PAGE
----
VenVest Plans To Take Contractors Public By Next Year
Plumbers' Success International® plans to go public early next year along with two other affinity groups run by VenVest Inc., the group's top executive said during a speech April 30 at the PSI Summit, April 27-30, Orlando, Fla.
“We're trying to get Wall Street interested in our industry again,” said Jim Abrams, president and CEO of VenVest Inc. “It is reaching a critical stage and the door is about to open for those who want an exit strategy.”
Contractor members of AirTime 500® and Electricians' Success International® will join PSI members to form the public company.
Abrams was quick to tell us after the speech that a lot of work on the public offer still needs to be completed. While details at this stage are still sketchy, a number of contractor members have “put their houses in order” to set the stage for the public offer.
Putting their houses in order would mean, among other factors, having double-digit profits; double-digit annual growth rates; common financial and accounting software; and technicians on salary vs. a salary plus commission.
The proposed deal would not affect Abrams' other plumbing-related plans for the Ben Franklin franchise or other contractors affiliated with PSI who plan on staying independent.
A public offering would be one way to help independent contractors cash out when they wanted to - a prime reason PSI was originally founded.
Formed in 1999, PSI is an affinity group for residential plumbing service contractors that provides an array of business management and marketing services. The founders had intended to launch an IPO within two years after starting the organization, but the collapse of the consolidation IPO market put those plans on the backburner.
Abrams knows first-hand the difficulty even a successful contractor can have when looking for a reward for a lifetime of hard work. In the early-1990s, Abrams told the crowd that no one wanted to buy his contracting business, even though it was profitable and ringing up $6 million in sales. He ended up selling the business to a couple of employees - only to take it back two years later after the company's fortunes soured.
“There has to be some real money to be made or my story becomes your story,” Abrams added.
In other PSI Summit news, three contractors were recognized with rewards for service excellence:
- Mr. Plumber of Ohio, Columbus, Ohio, won Training Company of the Year.
- Midway Plumbing & Heating, Abilene, Texas, won Market Dominance of the Year.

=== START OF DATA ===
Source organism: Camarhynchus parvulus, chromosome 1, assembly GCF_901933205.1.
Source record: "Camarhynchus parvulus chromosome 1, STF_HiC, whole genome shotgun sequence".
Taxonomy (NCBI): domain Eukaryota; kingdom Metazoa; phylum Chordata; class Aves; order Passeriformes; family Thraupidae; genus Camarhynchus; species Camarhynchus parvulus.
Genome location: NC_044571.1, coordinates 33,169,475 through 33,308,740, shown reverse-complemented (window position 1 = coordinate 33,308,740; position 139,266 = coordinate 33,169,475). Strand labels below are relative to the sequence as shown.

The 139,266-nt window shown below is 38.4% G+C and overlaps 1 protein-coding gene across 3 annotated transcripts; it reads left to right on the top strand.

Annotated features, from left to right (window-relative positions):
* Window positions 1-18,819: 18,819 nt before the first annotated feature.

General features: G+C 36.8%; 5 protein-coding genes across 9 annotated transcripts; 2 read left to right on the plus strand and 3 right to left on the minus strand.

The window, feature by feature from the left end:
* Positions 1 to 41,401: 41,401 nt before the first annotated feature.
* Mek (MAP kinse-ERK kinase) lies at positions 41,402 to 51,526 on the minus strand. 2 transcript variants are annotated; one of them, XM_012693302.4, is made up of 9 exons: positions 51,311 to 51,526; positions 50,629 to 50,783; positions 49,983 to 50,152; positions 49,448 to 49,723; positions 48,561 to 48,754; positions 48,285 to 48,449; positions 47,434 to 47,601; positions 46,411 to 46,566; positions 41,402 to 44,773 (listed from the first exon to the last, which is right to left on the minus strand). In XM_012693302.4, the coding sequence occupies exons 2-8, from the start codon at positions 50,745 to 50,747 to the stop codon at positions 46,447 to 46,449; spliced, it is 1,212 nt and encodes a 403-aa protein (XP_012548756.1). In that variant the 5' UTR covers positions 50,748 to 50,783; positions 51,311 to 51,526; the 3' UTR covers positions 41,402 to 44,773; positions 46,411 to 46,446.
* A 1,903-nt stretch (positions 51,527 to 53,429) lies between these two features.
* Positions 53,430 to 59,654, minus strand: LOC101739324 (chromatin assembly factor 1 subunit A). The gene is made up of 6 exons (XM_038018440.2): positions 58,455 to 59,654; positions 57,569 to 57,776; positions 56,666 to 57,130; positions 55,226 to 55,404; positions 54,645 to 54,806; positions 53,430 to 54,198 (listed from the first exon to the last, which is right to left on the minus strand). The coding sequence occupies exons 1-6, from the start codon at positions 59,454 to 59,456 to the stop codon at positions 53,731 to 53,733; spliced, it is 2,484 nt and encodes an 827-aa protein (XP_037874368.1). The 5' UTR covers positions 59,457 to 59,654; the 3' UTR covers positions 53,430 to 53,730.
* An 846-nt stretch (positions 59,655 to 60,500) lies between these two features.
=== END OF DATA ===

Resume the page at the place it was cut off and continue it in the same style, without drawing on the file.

- All Service Plumbers, Hazel Crest, Ill., won Business Professional of the Year.
PSI also introduced its new Management By Action™ program to help its members run their businesses. The first lesson, “Money I.Q.” is designed to help contractors quickly identify specific financial ratios and formulas to handle payroll and make a profit. An online Money I.Q. Matrix does much of the numbers-crunching for members. A new lesson will be developed for each PSI Summit.
Thirty-one new PSI members attended a three-day Leadership Essential workshop that outlined PSI's management and marketing methods.
Almost 380 PSI members attended the four-day Summit, which included keynote seminars by Bob Spina from the Walt Disney Institute® and Chip Bell on customer loyalty.
Future FocusThe day after the Summit ended, boxing champion Sugar Ray Leonard and other speakers were featured at the second annual Focus on the Future 2004, May 1, designed with the technician and office staff in mind, and open to the entire contracting industry.
About 825 people attended and heard a full-day of motivational speeches. The event was hosted by Success Group International™, parent organization of PSI and AirTime 500.
“We're always looking for ways to enhance the lives of contractors and their employees and better the industry as a whole,” said Terry Nicholson, president of Success Group International.
Common sense uncommonly applied may be the best way to sum up the day's various speeches.
“What a great time to be in the home services industry,” said industry consultant Al Roach, “a $50 billion industry in which you can't flush, you can't drink, you can't get cool when it's hot, and you can't get warm when it's cold, without all the people in this room.” Roach went on to talk about the essentials of becoming a champion. Other speaker highlights included: